a piece of sole-leather, from a shoema
ker, painted it black, and laid it back for
further use. Within a few days an old
chap from back in the country come in
and enquired for a plug of chewing to
bacco. The piece of sole leather was lied
up. paid for. and the purchaser started
for home. At the end of the sixth day he
returned, looking downcast and dejected,
and walking into the store he inquired of
"'Member that terbackcr I got here the
"Well, was that a new brand?"
"No same old brand."
"Regular plug terbacker, was it?"
"Well, then, it's me; it's right here in
my jaws," sadly replied the man,
knowed I wasgettin puny old, but I was
alius handy on biten plug. I never seen a
plugafore this that I couldn't tear to pieces
at one chaw. I sot my teeth on to this
one, and bit and pulled and twisteJ like
a dog at a root, and I've kept biten and
pullen for six days, and thar she am now.
the same as the day you sold her to me.'
"Seemed to be good plug," remarked the
clerk as he smelted the counterfeit.
"She's all right; it's me that's failing!'
exclaimed the old man. Put me out
some fine-cut, and I'll go home and deed
the farm to the boys, and git ready for
The Great Want of the Age 1 Jlcn.
Men who are not for sale, men who
are honest, sound from centre to circum
ference, true to the heart's core, meu
who will condemn wrong in friend or
foe, in themselves as well as others;
men whose consciences are as steady as
the needle to the pole; men who will
stand to the tight, if the Heavens totter
and the earth reels; men who can tell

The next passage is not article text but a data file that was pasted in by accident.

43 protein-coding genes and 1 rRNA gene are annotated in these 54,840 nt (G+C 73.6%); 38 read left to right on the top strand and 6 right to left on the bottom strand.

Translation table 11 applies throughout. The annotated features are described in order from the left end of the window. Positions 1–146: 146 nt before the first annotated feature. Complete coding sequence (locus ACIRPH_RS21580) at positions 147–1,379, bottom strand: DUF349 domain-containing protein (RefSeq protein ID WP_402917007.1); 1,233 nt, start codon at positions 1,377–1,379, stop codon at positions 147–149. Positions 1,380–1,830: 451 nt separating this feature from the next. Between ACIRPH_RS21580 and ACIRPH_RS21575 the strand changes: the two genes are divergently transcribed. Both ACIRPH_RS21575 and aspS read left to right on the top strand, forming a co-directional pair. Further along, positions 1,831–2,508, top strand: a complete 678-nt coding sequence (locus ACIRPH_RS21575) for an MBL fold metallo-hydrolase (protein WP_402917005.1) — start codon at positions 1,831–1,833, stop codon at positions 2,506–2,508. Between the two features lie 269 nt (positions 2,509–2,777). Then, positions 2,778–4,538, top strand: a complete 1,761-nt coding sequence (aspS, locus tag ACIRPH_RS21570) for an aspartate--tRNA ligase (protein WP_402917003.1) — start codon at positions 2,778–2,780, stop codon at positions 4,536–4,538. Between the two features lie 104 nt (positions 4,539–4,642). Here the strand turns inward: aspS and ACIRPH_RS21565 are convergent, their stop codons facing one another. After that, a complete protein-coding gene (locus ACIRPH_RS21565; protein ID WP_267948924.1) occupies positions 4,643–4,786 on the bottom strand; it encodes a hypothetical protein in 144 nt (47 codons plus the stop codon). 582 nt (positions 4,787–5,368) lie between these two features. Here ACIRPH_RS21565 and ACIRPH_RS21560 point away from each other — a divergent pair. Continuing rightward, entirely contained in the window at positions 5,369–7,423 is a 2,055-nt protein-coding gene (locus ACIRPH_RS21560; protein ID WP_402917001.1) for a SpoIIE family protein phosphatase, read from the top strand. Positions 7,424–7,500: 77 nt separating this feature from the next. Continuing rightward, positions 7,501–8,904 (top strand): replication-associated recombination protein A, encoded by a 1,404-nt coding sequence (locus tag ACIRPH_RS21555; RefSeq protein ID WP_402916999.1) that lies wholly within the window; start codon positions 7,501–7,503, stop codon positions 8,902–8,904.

the truth and look the world and the
devil right in the eye; men that never
brag nor run; men who never flag nor
flinch; men who can hare courage
without whistling for it, nnd joy with
out shouting to bring it;- men in whom
the current of everlasting life runs still,
and deep, and strong; men too large
for certain limits, and too strong for cer
tain bands; men who will not seek to
make their voices heard in the streets,
but who will not fail or be discouraged
till judgment be set in the earth; men
who know their message, and tell it;
men who know their duty and do it;
men who know their places, and fill
them; men who know their own busi
ness; men" who will not lie: men who
are not too lazy to work and too prond
to be poor; men who are willing lo eat
only what they have paid for.
IlMt Thine to Jlve.
J The best thing to give your enemy is
forgiveness, to your opponent tolerance:
to a friend, your heart, to your child, a
good example; to a father deference; to
vonr mother, conduct that will make
her proud of you; to yourself, respect
to all men, charity.
Nrmlble Tocinff IJldlen.
All girls who would 'be happy wire
and beloved and respected mothers, be
real, be earnest in everythtne; let vonr
principles be true, tolerate no sham, and
the superstructure yon shall build there
on shall be animate with yonr spirit,
when you have laltl.dowji this life anil
taken up . renewed existence in another
world. In marriage who would not
rather take to his heart ft reasoning,
thinking spirit, tolerating no selfinflu-
nce but that of uprightness, having re
liant faith, loving sympathy, and active
usefulness, as the only weapons for the
daily warfare of crosses, perplexities,
and endurances, rather than a flippant,
idle, ignorant girl, who, sooner than to
help her mother to lighten her burden
of care and anxiety, ia just the make
weight to pull her to the earth, and to
keep her there; for the mother silently
thinks, "who will marry her?"
With Nothing to bo.
What an anomaly in creation Is n hu
man being with nothing to do. The most
insignificant object in nature becomes to
him or her a source of envy, the birds